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What it’s going to take for NASA to pick your lunar lander
Now that NASA definitely has to get humans on the moon by 2024, there needs to be a lander that can touch down on lunar soil by then — but who will design it?
The space agency is challenging 11 handpicked companies to make sure its Artemis lunar exploration mission, which will put the first woman and the next man on the moon, goes above and beyond by designing the most efficient lander. These companies will conduct studies and develop prototypes of the potential lander through Next Space Technologies for Exploration Partnerships (NextSTEP) contracts. In the next six months, we just might have a preliminary glimpse of what we will be sending to the moon.
What NASA wants out of the $45.5 million it is handing over to these companies is for this lander to be capable of not only flying astronauts to the moon in one piece, but using a transfer element that allows them to enter the Lunar Gateway, carrying them to the surface via a descent element, and bringing them back to the Gateway with an ascent element. Making lunar travel sustainable also means that refueling capabilities are being considered to make these systems reusable.
The companies NASA chose to potentially be the first to take us to the moon are Aerojet Rocketdyne, Blue Origin, Boeing, Dynetics, Lockheed Martin, Masten Space Systems, Northrop Grumman, OrbitBeyond, Sierra Nevada Corporation, SpaceX, and SSL.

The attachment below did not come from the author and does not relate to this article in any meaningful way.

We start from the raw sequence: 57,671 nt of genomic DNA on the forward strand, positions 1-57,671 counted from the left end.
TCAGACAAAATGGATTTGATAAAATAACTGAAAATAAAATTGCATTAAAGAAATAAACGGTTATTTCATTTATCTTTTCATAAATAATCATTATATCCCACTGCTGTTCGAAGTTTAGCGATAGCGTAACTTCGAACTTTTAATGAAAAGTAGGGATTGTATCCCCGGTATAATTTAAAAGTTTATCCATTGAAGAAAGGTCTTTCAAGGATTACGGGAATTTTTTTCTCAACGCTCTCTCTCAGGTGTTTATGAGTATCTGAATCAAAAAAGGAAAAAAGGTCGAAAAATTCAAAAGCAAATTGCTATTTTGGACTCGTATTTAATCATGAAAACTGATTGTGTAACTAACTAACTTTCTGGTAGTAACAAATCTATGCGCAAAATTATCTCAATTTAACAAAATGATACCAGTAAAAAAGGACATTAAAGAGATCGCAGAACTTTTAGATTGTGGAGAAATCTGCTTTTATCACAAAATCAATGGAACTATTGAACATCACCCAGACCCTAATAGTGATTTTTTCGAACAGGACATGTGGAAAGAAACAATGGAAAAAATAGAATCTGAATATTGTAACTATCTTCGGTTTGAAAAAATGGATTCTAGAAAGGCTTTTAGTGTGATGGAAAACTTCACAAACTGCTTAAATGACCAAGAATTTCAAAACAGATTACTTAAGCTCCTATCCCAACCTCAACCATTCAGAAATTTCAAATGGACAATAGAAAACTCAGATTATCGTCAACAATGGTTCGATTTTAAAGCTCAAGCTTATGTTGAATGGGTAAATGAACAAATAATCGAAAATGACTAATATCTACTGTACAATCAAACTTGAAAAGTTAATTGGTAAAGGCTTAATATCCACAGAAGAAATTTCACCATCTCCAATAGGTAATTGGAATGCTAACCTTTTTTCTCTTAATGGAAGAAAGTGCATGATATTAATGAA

“To accelerate our return to the Moon, we are challenging our traditional ways of doing business. We will streamline everything from procurement to partnerships to hardware development and even operations,” Marshall Smith, director for human lunar exploration programs at NASA Headquarters, said. “Our team is excited to get back to the Moon quickly as possible, and our public/private partnerships to study human landing systems are an important step in that process.”
Some of these companies, like Aeroject and (surprisingly) SpaceX, will only be doing one study, while others, like Northrop Grumman, will be doing a prototype and study for every or almost every element it will take to pull off the Artemis mission.
Because NextSTEP links public and private partnerships, the companies will be funding 20 percent of their processes themselves, which will reduce the cost to taxpayers and push for private investments in lunar missions early on.
NASA isn’t even going to wait for negotiations to finish before the companies get to work — the space agency believes the best option is to just let them get to work right away.
“We’re taking major steps to begin development as quickly as possible, including invoking a NextSTEP option that allows our partners to begin work while we’re still negotiating,” said Greg Chavers, human landing system formulation manager at NASA’s Marshall Space Flight Center. It’s 2019.
We’re probably going to see what emerges from all this brainstorming and prototyping sooner than you think.